Central Point schools may withdraw from education service district
The Central Point School District has issued a letter of intent to withdraw from the Southern Oregon Education Service District, buying it time to assess the value of the partnership.
Now the district has until March 1 to evaluate the special education, technology and school improvement services it gets from the SOESD and determine whether to continue the relationship with the regional service hub or issue a notice of withdrawal and provide those services in-house.
“The action of the board allows for our district to do an in-depth analysis of the cost of those programs and, ultimately, the value of the services and staff (SOESD) provides,” said Central Point Superintendent Samantha Steele. The letter was issued Nov. 1.
The district looked at the cost-efficiency of SOESD services a few years ago and determined that, although it could provide some of those services in-house for fewer dollars, there was “great value” in networking and sharing resources with the other districts in Jackson, Josephine and Klamath counties, Steele explained.
At this time, Steele said she isn’t sure how much the district would save by leaving the SOESD.
“Over the next few months, we will work with the district-level staff who oversee those programs and go over the analysis, provided by the SOESD, and determine whether it makes sense fiscally and philosophically to continue with regional services or provide those on our own,” she said.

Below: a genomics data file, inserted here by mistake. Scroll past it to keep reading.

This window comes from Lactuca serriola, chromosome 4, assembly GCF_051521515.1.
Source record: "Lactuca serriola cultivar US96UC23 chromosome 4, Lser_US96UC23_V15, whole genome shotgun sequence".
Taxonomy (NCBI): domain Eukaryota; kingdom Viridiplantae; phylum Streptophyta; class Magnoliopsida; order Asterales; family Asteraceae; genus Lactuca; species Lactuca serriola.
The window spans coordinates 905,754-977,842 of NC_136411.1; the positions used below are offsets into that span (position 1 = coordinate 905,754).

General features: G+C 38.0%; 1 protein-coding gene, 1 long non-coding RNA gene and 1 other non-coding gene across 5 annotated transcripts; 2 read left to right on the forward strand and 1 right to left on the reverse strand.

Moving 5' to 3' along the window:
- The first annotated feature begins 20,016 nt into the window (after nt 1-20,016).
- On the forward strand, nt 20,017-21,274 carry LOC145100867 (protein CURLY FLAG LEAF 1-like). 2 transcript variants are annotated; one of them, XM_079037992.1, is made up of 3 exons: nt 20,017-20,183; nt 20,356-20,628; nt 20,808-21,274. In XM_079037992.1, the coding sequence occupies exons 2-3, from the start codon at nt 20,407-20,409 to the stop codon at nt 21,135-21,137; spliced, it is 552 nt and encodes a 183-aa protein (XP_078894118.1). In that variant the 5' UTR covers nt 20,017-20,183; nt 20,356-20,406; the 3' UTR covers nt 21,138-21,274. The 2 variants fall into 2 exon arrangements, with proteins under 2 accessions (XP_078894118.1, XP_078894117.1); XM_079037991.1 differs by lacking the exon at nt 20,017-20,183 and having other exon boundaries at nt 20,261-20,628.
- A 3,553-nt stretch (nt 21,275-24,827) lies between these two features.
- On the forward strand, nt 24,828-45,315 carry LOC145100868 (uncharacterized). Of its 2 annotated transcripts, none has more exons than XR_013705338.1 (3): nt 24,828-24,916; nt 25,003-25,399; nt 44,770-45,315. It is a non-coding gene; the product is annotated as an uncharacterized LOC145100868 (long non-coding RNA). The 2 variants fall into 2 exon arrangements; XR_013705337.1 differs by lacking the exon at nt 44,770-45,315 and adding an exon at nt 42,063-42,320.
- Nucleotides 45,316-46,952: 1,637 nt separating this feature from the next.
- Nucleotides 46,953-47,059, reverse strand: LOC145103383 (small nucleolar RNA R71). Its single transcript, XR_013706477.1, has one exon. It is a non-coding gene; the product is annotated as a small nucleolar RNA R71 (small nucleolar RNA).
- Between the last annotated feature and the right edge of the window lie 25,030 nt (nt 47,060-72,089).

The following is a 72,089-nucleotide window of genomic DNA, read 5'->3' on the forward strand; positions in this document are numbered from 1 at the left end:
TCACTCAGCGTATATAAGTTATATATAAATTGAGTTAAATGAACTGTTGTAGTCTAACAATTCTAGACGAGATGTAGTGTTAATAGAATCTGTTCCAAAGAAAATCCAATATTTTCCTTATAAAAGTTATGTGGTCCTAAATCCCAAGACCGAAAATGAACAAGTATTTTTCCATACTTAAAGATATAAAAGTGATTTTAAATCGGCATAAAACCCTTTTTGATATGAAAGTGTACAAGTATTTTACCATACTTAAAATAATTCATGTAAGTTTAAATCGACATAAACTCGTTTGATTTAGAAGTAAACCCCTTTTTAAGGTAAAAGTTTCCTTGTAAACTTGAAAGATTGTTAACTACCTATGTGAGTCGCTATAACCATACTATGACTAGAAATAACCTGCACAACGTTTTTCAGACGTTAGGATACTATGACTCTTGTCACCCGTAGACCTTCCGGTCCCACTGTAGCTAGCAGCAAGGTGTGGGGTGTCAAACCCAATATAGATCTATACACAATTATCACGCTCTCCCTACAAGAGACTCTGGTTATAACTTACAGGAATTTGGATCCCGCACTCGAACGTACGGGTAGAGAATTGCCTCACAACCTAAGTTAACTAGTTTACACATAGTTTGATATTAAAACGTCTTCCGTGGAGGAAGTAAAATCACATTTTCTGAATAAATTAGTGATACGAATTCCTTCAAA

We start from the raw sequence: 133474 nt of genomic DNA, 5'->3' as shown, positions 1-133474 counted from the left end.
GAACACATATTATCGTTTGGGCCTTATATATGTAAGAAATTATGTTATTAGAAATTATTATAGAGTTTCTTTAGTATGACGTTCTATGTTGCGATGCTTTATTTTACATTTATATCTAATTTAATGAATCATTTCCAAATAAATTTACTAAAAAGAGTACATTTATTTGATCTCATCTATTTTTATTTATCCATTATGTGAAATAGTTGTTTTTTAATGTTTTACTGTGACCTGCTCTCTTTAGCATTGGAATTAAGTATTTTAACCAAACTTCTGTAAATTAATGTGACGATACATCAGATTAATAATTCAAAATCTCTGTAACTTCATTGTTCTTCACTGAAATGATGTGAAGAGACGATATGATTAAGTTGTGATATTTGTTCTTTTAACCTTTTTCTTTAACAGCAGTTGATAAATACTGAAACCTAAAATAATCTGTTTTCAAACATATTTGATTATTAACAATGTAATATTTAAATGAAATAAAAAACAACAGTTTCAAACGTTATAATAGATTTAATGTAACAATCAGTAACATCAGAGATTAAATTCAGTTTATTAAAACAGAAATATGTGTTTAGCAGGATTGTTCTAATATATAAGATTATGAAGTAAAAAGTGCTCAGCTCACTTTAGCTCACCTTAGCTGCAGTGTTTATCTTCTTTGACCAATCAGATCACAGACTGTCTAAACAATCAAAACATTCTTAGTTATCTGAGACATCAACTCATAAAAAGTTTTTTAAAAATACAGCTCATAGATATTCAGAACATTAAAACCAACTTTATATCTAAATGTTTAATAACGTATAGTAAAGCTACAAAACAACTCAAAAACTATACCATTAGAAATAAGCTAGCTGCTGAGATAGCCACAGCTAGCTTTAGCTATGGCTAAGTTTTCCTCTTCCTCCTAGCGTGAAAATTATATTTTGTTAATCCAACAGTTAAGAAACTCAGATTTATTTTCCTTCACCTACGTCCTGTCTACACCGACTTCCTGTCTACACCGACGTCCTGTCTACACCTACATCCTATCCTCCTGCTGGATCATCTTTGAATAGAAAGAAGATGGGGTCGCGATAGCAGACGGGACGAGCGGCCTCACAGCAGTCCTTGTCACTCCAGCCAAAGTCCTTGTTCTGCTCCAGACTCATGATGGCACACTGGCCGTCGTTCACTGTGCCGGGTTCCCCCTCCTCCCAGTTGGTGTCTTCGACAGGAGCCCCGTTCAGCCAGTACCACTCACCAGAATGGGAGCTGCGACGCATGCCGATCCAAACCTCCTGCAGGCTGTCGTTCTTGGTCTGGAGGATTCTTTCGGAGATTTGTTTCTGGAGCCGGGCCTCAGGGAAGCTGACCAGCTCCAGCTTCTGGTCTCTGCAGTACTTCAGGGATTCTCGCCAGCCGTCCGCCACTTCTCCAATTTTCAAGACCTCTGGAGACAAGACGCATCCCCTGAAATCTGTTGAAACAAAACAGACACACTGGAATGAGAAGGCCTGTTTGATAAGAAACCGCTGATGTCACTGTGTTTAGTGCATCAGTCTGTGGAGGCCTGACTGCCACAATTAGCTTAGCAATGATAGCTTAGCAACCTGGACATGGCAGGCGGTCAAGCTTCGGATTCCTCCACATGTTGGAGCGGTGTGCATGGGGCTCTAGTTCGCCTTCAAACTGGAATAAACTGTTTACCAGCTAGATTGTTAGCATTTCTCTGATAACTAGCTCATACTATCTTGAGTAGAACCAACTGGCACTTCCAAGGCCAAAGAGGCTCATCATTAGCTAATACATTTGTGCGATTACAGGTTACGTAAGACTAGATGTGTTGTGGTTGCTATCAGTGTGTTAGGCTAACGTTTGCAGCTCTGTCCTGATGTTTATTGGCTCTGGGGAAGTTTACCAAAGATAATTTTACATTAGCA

The Central Point School District accounts for about 9 percent of the student population served by SOESD and about 3 percent of its total budget, explained SOESD Superintendent Scott Beveridge.
About 40 percent of the SOESD’s $49 million budget is from the State School Fund, which is allocated to districts based on their size. Grants, contracts and other revenue streams make up about 60 percent of the budget, he said.
If the Central Point School District were to withdraw from the SOESD, the agency would be responsible for passing 90 percent — roughly $1.6 million — of those State School Fund dollars through to the district. The district would then have the option of providing those services itself or coming to an agreement with SOESD to buy back services with a surcharge.
“We absolutely would look at buying back services, but the ESD is currently looking at whether it would allow districts to buy back services in the future,” Steele said.
Beveridge explained that all Southern Oregon superintendents contribute to the development of a local service plan that must be approved by their respective boards.
“In other words, we need to have a consensus on what that model looks like,” Beveridge said.
The Grants Pass School District opted out of the SOESD in 2014. In 2013-14, before it opted out, the district used $407,909 of its allocation for special education and about $537,726 for other services, leaving a balance of $940,635 that came back to the general fund to supplement special education and technology services that it couldn’t access in Josephine County, explained Sherry Ely, Grants Pass' director of business services.